There is something inordinately comforting about rejoining the company of book characters you have grown to know and love.
If an author is doing their job properly, and Hilary Spiers mostly certainly is, it is akin to meeting up again with old friends, people you wish you could have spent more time with as you turn the last page and they disappear from your life as swiftly as they appeared 400 pages earlier.
Love, Lies and Linguine provides readers just such a reunion, a chance to rejoin the widowed sisters from the small fictional UK village of Pellington who in their first literary outing, Hester and Harriet, opened their hitherto sealed-up life at their small cottage, The Laurels, to an eclectic extended family that came to encompass their teenage nephew Ben, a Belarussian refugee brother and sister duo, Artem and Daria, and Daria’s baby son, Milo.
It was an unexpected shaking of the established order, and one neither sister saw coming but which fussy, sometimes cantankerous devoted cook Hester, and freespirited, liberal Harriet, embraced with gusto and enthusiasm since they are, at the end of the day, kindhearted souls who want the best for those around them (and in Hester’s case, compliance with some immutable behavioural expectations).
“Harriet, deep in her Kindle, does not reply. Either she is lost in her thriller or she wants Hester to believe that she is. Hester, who has long and vociferously resisted the lure of an e-reader, now throws covetous glances at the slim device, only too conscious of the weight of the paperbacks clogging her case. Too thrifty (‘mean’, says Harriet) to pay for excess baggage, she had jettisoned fourtops, a spare pair of shows and three pairs of knickers to accommodate the books.” (P. 1)
Their generosity of spirit gives figurative birth to an expansive family, which includes the learned, well-spoken homeless man about town, Finbar, one which expands even further in Love, Lies and Linguine, as love and a whole of secrets come to roost in the lives of this wonderful polyglot family.
This time around though rather than everyone being in the same place, Hester & Harriet are away in Italy for a holiday that ends up becomes a whole more stressful and complicated than either bargained for, while Daria, Ben and Artem are back in Pellington coping with extraordinarily messy private lives.
It may sound a tad soap opera-ish but only in the most benign and sweet of ways, and thanks to Spiers ability to create such vivid, rich characters who inhabit a believable universe, enhanced with rose tinted glasses though it may be, you know that any travails they experience will eventually be sorted out thanks to the strength of the bonds between them.
High-edged drama and action it is not, but then that is not the point, I suspect.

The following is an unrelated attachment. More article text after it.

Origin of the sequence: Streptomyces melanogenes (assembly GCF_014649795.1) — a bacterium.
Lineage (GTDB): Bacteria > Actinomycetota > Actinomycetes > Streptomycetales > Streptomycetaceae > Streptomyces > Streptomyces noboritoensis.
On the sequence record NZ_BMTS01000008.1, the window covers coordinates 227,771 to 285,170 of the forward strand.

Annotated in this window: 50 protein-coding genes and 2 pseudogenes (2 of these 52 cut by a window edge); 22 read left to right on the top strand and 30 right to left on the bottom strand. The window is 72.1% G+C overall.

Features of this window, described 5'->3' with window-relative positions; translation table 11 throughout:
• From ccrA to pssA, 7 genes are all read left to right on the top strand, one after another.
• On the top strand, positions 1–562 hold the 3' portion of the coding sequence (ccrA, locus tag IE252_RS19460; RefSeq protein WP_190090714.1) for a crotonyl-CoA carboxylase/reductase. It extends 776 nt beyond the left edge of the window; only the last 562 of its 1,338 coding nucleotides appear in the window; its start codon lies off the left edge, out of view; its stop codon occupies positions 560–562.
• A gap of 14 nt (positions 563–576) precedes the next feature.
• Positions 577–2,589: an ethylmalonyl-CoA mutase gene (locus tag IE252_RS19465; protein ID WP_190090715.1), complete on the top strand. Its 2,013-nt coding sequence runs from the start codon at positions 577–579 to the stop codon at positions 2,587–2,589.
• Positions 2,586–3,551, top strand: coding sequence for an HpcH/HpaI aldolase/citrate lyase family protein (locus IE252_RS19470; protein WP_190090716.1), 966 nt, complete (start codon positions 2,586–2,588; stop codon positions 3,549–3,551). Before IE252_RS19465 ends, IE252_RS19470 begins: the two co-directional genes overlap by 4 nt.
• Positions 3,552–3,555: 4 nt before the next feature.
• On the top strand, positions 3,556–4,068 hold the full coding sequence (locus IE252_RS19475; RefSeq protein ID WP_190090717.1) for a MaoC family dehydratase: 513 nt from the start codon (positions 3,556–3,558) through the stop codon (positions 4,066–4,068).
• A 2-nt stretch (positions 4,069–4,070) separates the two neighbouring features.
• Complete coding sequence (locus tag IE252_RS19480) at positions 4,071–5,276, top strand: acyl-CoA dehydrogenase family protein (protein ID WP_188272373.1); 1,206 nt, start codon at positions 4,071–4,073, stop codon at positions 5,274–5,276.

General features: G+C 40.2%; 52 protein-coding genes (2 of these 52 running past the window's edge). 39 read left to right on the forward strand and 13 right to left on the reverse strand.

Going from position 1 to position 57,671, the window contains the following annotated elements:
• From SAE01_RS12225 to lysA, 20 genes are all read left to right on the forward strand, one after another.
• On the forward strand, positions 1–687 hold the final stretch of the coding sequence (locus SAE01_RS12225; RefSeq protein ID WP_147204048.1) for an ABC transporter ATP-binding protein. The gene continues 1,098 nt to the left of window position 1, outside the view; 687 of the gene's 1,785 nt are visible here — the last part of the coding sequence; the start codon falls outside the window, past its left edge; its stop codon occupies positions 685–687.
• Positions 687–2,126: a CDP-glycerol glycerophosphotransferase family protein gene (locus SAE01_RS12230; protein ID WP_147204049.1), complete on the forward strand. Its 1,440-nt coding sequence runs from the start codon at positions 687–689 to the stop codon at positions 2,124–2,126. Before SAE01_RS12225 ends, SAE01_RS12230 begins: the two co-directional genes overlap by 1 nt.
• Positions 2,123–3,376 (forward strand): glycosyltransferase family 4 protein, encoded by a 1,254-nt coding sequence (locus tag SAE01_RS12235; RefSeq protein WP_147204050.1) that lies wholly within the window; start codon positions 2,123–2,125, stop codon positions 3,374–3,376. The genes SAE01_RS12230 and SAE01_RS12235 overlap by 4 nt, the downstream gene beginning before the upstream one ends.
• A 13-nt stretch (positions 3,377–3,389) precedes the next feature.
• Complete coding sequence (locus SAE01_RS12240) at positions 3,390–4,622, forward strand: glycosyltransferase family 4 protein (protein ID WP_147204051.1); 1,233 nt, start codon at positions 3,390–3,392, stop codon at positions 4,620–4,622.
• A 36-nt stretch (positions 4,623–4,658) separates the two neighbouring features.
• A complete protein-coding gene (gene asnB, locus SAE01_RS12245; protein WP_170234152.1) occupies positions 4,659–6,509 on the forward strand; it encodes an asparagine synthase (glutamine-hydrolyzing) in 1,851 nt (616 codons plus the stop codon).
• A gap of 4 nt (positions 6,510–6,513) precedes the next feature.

Rather, thanks to a delightful lilting style that immerse you like a warm hug, you get quandaries and problems, in this case some real doozies, all of which you know in your heart won’t cause unending schisms or be the death of anyone or the big messy loving made-up family we have come to know.
It would be easy to dismiss this as uneventful or undemanding writing but in truth, it’s robust and truthful in its own way, an acknowledgement that there is drama to be found in the most domestic of situations, a realm where, let’s face it, we most of spend the majority of our time.
It’s escapist certainly but who hasn’t longed for a family where all the irritations, thoughtlessness and poor decisions eventually resolve themselves back into the comforting embrace of home and hearth: maybe you have that, maybe you don’t, but the lure of Love, Lies and Linguine is that whatever trials arrive, and however much relationships are tested, normalcy will be restored and life will return to that lovely place of contentment and belonging.
The only downside to this slice of English drama-lite is that the main characters are split between Hester and Harriet in Italy, with the others dealing with, initially at least, far less compelling issues at home.
“Harriet looks across at Hester, rejoices to see the excitement in her eyes, the hunger for some hard physical work to fill her days, a shared task to bind them close once more, and surrenders. Maybe it would be cathartic — even fun, once they get started — to clear out all the rubbish (really dispose of it, not just move it somewhere else), streamline their lives and start a new chapter.” (P. 432)
It’s fine that the two sisters get the more meatier issues to deal with since they are, after all, the heart and soul of what you want to hope will be a long and enduring series, but it does mean that as the chapters alternate between Italy and the UK, you long to return to Hester and Harriet, the secondary characters not quite delivering the goods.
But then things shift a gear back in England and suddenly each chapter keeps and holds your interest; even so, the fact that everyone isn’t together until later, and then only briefly, means that some of the warm, all-together-now bonhomie of the first book is dissipated somewhat.
It’s only small drawback though for a book that delightfully reminds us that no matter how far we roam, or how badly we misjudge a situation, or however many secrets we keep to our detriment, that the bonds of friendship and family can always cover a multitude of sins.
Love, Lies and Linguine is a delightful return to the lives of Hester & Harriet and their motley accidental brood, and one can only hope that Spiers grants us another winsomely-written, emotionally-rich opportunity to spend time with these delightful souls once again.